RICHARD WAGNER MUSEUM, Bayreuth

 

Architects:   Staab Architekten GmbH, Berlin
Exhibition designer:   hg merz architekten museumsgestalter, Stuttgart
Client:   City of Bayreuth, Construction Department
Occupant:   Richard Wagner Museum
Completion:   2015
Project size:   2,975 sqm
Overall building budget:   20.0 million euros
Lighting budget:   0.4 million euros
Photos:   Marcus Ebener

 

The Richard Wagner Museum in Bayreuth

 

As the domain of the late composer Richard Wagner, Bayreuth has risen to worldwide fame as his devotees' pilgrimage site. The former residence is part of the museum that now houses the national Richard Wagner collection. Here, the visitor is immersed in his private life and creative work, strikingly displayed in a furnished living environment and showcases with concealed, adjustable LED lighting. The historic Villa Wahnfried contains object luminaires illuminating the envelope, while recessed, focused lighting serves the new extension with its glazed volume that blends into the adjacent park.

All areas of the new building that are not exhibition related are illuminated with flush ceiling recessed luminaires. In order to ensure continuity between the temporary and permanent exhibition rooms, the exclusive use of LEDs was mandatory.

While the temporary exhibition space on the ground floor contains ceiling slots with integral electric tracks for the concealed adaptation of fully adjustable LED accent lights, the basement hosts the permanent exhibition on the history of the festival. In an obvious stage analogy, the room's colour scheme is kept dark and the display is rich in contrast. Floor-to-ceiling showcases display spectacular costumes and stage set models, dramatically orchestrated by light. Integrated in the glass cabinet ceilings are regularly spaced cylindrical recesses. Each contains a rotatable bracket for the flexible adaptation of miniature LED spot lights, fully adjustable by virtue of a ball joint. Various optical accessories allow for glare control and diverse light distributions.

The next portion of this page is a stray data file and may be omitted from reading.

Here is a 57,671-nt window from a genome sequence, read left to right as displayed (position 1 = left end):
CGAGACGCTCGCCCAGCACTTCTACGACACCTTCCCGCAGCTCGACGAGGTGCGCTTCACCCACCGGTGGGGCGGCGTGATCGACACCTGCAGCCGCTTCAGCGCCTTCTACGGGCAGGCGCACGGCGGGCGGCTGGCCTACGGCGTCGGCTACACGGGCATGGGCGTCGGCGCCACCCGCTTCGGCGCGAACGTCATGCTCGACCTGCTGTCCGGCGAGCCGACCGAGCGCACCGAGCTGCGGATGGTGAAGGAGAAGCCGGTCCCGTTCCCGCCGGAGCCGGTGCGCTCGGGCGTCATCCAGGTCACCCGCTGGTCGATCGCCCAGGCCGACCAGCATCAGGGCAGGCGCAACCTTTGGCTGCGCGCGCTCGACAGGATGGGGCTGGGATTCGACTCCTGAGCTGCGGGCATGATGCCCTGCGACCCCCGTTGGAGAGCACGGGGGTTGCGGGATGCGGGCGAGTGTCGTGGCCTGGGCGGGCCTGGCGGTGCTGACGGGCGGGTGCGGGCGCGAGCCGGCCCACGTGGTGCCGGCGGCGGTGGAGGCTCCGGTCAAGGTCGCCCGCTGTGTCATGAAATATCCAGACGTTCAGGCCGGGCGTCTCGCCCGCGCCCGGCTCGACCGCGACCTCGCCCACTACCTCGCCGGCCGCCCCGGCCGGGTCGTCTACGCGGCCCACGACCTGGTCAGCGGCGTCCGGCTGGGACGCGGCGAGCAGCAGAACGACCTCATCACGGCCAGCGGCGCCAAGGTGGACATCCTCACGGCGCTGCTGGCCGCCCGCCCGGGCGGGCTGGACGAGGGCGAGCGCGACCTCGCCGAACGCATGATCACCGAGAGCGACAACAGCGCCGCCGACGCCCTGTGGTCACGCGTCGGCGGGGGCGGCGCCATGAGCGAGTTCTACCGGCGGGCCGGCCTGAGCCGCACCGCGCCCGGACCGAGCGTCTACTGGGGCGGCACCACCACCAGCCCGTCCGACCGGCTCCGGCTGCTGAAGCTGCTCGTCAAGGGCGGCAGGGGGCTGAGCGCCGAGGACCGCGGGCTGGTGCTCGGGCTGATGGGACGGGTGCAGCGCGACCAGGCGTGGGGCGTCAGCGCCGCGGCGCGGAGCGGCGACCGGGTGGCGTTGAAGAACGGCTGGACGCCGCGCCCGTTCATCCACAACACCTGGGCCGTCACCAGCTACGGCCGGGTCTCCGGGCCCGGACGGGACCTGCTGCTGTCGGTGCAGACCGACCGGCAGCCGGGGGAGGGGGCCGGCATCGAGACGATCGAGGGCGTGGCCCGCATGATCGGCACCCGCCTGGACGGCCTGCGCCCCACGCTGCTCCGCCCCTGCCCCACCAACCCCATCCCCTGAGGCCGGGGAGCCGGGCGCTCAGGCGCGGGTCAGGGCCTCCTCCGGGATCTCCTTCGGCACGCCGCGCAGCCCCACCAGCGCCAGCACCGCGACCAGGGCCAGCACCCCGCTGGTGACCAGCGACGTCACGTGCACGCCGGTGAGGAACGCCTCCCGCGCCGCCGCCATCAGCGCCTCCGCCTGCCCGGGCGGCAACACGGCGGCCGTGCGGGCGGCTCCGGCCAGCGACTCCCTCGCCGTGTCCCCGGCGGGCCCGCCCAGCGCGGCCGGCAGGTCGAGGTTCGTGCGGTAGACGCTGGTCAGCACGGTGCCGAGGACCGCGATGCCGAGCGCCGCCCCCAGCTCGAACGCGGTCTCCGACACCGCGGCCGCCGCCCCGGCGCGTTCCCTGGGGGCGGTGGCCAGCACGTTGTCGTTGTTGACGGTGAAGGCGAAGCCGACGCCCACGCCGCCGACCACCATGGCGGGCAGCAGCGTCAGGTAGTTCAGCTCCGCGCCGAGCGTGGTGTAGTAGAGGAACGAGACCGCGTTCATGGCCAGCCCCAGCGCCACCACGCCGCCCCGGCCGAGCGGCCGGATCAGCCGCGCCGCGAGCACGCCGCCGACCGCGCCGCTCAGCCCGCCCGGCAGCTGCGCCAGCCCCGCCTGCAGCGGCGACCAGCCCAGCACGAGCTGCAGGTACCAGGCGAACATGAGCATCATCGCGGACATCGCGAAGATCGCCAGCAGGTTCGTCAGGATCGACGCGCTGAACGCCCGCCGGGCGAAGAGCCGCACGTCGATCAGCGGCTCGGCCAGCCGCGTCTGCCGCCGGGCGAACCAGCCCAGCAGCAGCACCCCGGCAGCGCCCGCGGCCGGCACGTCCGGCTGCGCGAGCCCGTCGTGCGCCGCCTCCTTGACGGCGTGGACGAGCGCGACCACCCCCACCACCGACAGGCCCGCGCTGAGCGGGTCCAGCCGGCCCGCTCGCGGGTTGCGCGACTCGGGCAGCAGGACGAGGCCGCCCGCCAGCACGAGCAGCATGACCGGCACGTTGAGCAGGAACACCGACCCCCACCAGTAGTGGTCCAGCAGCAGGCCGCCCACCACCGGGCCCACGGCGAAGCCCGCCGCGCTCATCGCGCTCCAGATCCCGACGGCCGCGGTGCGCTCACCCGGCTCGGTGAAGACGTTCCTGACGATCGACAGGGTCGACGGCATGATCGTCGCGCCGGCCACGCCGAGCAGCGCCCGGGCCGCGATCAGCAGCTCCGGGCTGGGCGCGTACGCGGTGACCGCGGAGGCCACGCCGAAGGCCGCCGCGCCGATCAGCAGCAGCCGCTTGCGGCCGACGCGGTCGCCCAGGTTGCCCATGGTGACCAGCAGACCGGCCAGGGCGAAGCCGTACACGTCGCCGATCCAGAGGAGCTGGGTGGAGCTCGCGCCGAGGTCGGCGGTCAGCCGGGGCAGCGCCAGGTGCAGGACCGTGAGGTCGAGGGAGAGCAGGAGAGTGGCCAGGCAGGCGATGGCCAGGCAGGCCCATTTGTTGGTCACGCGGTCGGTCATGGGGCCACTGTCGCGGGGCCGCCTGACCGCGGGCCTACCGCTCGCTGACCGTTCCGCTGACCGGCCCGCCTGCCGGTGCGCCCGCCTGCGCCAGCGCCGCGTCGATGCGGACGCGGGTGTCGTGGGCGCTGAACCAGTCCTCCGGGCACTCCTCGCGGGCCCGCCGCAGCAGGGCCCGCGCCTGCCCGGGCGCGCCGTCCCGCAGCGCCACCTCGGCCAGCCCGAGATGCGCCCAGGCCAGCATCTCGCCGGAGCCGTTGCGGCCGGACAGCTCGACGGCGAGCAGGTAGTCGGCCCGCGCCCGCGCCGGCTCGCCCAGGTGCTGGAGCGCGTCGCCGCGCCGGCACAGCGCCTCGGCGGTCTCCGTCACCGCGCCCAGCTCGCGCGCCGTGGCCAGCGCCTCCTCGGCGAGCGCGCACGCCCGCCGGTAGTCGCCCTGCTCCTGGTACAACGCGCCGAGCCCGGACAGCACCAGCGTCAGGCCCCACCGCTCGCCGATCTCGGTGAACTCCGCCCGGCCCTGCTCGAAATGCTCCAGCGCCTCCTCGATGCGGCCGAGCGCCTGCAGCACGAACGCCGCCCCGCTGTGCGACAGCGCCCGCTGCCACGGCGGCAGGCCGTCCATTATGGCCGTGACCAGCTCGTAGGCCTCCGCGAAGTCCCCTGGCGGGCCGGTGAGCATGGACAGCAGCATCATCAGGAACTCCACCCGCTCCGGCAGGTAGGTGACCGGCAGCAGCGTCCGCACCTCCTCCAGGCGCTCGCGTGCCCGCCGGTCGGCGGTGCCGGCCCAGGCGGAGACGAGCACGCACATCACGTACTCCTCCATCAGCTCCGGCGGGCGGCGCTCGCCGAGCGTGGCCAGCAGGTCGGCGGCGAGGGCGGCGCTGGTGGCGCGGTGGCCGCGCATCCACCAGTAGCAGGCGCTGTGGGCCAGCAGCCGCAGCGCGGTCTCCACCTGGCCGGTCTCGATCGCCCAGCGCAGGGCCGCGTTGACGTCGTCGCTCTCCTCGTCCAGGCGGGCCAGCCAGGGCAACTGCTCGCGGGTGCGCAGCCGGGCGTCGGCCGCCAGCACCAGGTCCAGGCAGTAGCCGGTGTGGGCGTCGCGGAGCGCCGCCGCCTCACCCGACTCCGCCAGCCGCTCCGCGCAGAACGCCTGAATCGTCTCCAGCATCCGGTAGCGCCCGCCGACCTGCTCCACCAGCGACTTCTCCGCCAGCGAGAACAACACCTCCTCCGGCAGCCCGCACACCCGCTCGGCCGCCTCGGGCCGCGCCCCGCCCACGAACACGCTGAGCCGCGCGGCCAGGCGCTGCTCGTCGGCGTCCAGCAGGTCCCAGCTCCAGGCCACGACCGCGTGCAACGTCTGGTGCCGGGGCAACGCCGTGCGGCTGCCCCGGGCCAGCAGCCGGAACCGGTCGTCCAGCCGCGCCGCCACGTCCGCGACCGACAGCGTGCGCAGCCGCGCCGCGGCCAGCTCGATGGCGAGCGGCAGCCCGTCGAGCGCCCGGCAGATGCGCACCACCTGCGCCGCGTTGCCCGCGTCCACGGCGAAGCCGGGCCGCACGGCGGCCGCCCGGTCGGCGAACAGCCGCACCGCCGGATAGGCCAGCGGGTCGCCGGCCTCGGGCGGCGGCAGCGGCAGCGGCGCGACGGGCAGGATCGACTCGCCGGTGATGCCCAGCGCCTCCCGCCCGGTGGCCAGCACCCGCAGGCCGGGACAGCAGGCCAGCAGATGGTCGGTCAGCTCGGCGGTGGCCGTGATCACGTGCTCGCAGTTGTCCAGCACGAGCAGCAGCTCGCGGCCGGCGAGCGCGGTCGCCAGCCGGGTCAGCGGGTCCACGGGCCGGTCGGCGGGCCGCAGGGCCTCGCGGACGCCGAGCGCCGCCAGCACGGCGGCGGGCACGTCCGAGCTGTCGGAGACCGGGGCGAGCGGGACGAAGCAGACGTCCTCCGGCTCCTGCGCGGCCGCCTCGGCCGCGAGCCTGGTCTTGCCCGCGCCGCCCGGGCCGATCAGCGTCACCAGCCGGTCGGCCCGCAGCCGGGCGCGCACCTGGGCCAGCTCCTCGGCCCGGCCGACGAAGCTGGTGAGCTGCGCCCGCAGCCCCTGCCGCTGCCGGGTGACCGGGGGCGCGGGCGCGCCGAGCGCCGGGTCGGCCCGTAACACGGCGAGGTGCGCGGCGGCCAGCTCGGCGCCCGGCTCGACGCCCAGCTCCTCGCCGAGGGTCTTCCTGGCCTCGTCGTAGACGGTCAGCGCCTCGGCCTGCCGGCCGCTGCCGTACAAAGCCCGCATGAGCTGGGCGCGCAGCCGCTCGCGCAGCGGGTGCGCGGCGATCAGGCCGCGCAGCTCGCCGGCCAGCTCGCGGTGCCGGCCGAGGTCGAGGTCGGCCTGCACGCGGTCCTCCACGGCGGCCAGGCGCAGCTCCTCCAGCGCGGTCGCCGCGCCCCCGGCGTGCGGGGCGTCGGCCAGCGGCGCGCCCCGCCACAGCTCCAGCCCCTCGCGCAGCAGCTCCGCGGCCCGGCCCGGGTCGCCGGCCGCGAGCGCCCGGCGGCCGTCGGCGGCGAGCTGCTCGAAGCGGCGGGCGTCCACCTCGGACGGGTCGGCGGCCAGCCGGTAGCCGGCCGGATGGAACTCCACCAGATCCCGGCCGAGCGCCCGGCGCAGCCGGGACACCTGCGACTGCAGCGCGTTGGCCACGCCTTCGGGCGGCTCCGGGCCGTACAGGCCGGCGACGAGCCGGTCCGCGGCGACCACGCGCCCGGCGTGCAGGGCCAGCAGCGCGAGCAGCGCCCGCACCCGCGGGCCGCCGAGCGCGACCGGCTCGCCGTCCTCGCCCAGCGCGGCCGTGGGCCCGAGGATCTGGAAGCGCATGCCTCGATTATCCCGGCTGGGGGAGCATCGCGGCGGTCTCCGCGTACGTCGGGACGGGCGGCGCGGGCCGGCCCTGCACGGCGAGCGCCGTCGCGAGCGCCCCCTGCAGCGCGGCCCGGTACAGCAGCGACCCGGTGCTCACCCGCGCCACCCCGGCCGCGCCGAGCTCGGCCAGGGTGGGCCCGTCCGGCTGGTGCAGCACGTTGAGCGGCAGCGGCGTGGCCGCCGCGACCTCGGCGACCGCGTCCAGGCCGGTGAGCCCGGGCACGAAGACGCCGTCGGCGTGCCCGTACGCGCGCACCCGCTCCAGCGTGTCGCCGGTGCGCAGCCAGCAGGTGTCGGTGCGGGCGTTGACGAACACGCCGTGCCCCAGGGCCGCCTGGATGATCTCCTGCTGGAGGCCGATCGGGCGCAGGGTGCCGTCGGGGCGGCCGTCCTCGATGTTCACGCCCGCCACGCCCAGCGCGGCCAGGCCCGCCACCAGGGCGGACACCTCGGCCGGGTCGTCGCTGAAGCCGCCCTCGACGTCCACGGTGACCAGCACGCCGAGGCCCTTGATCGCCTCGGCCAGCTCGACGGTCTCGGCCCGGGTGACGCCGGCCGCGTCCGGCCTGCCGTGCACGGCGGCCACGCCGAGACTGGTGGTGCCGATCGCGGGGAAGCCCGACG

In Villa Wahnfried's great entrance hall, refurbished historicizing wall sconces from the building stock are installed. Together with the great chandelier in the adjacent salon, they were refurbished to fit current technical standards and have been re-lamped with contemporary LED lamps. Towards the top, the hall tapers into a gallery, spanned by a skylight. Across the glazing in the attic above, generous amounts of daylight enter the space. At night, the opalescent skylight becomes a friendly light-active surface by means of reflector light strips that are mounted above.

The basement is dedicated to Wagner's world of music. The dark space's centerpiece is the score manuscript on display in a large show case. Richard Wagner's accent-lit bust, mounted to the rotunda wall behind, appears to float above the score. The golden rotunda is lined with a gauze curtain, illuminated by a concealed graze light channel that imbues the fabric with a luminous, immaterial transparency.